Sunderland mum speaks as muscular dystrophy sufferers set to benefit from drug

Caroline Calvert and family have raised over �5,000 for son William Calvert's research
Caroline Calvert and family have raised over �5,000 for son William Calvert's research
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The mum of a Wearside youngster battling Duchenne muscular dystrophy has welcomed the news that children will now be able to access a drug tackling an underlying cause of the life-limiting illness.

Translarna could keep children with the severe muscle-wasting condition walking for longer.

The National Institute for Clinical Excellence (NICE) has announced that it has secured a Managed Access Agreement on the drug.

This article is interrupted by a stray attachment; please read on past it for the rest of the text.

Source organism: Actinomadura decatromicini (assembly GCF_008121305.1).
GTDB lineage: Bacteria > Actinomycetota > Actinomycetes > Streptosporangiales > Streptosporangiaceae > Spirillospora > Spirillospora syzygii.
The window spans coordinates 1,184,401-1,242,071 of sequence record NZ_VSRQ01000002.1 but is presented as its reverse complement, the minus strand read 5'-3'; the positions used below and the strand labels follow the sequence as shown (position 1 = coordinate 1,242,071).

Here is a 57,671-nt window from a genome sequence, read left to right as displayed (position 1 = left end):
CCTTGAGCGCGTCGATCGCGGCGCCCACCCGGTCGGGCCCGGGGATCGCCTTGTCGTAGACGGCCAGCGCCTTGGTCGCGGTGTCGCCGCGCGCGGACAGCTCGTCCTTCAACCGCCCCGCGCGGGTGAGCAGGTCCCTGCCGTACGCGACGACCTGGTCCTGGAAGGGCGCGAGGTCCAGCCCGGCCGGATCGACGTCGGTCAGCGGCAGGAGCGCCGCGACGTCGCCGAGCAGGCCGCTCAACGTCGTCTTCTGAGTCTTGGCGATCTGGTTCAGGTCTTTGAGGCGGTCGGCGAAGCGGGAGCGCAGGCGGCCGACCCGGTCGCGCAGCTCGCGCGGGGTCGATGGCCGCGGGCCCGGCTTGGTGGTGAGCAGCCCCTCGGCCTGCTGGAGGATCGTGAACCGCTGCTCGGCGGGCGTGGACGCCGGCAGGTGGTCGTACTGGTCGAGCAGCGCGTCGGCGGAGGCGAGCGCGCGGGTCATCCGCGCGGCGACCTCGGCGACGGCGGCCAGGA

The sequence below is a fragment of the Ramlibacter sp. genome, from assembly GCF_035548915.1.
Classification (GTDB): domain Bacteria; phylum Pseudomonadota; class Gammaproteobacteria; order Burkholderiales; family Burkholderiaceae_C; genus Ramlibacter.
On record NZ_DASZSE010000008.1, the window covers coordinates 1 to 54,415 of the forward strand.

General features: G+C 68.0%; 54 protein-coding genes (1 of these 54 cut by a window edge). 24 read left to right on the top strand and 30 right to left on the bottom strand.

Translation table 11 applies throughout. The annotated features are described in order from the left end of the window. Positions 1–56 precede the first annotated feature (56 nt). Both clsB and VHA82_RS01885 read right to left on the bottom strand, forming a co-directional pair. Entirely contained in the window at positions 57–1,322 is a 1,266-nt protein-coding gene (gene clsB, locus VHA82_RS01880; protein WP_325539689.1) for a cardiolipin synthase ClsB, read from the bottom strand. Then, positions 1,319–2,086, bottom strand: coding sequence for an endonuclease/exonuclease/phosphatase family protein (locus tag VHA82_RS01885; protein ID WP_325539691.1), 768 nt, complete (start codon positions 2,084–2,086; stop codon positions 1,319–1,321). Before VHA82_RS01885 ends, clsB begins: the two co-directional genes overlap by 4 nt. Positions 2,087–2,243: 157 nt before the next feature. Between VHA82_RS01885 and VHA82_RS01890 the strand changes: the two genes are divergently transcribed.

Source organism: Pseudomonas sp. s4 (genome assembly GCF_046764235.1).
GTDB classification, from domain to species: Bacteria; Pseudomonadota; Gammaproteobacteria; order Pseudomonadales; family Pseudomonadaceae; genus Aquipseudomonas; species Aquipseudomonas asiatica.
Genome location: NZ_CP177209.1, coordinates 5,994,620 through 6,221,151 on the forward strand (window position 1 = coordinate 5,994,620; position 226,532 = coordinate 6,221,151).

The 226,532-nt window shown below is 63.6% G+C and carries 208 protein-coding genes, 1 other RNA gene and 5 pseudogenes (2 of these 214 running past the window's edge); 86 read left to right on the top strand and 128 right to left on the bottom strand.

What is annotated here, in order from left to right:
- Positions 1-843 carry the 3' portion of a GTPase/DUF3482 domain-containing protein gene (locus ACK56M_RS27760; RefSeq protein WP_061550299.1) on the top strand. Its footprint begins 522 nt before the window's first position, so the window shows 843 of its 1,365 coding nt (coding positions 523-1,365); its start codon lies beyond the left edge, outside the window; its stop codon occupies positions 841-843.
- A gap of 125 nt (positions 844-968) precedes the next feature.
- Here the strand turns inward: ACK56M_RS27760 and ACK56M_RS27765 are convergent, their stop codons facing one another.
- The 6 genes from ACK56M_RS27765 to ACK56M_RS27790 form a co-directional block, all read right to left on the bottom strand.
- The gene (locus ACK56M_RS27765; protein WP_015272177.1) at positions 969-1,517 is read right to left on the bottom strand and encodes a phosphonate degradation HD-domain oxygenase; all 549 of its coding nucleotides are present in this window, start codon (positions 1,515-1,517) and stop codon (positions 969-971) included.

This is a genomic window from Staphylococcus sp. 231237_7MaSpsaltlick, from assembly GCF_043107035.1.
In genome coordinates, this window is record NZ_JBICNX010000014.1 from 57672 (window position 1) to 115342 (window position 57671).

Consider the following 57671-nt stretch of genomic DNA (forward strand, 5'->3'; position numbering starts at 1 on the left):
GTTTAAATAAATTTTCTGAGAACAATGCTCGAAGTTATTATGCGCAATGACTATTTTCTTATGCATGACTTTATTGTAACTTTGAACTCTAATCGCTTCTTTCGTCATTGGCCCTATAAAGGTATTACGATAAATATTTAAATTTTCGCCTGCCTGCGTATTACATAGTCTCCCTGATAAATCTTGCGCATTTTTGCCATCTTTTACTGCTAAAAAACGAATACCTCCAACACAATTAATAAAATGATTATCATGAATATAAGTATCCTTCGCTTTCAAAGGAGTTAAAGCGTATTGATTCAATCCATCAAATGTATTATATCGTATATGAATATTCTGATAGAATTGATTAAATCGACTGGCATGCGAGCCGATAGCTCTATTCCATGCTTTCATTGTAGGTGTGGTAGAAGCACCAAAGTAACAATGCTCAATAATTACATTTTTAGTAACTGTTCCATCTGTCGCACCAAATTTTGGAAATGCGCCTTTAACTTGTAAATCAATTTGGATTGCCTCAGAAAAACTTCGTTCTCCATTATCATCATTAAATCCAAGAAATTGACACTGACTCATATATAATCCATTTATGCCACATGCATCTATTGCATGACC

In August 2014, Translarna became the first drug addressing a genetic cause of Duchenne muscular dystrophy to be approved in the EU.

It has been available to families in some European countries for over a year.

Three-year-old William Calvert, of Hylton Castle, was diagnosed with the condition last year, and his mum Caroline says that although Translarna will not be able to help with his illness specifically, the announcement is huge for other children.

“Translarna is to treat something called “nonsense mutations” which is something William doesn’t have,” said Caroline, 28.

“But we’ve signed campaigns for it as we know children who will benefit from it.

“There was a child on a Translarna trial who went from not being able to walk to riding his bike.”

Robert Meadowcroft, chief executive of Muscular Dystrophy UK, said: “Parents of children eligible for Translarna have fought courageously for this outcome and to give their children the chance to keep walking for longer.”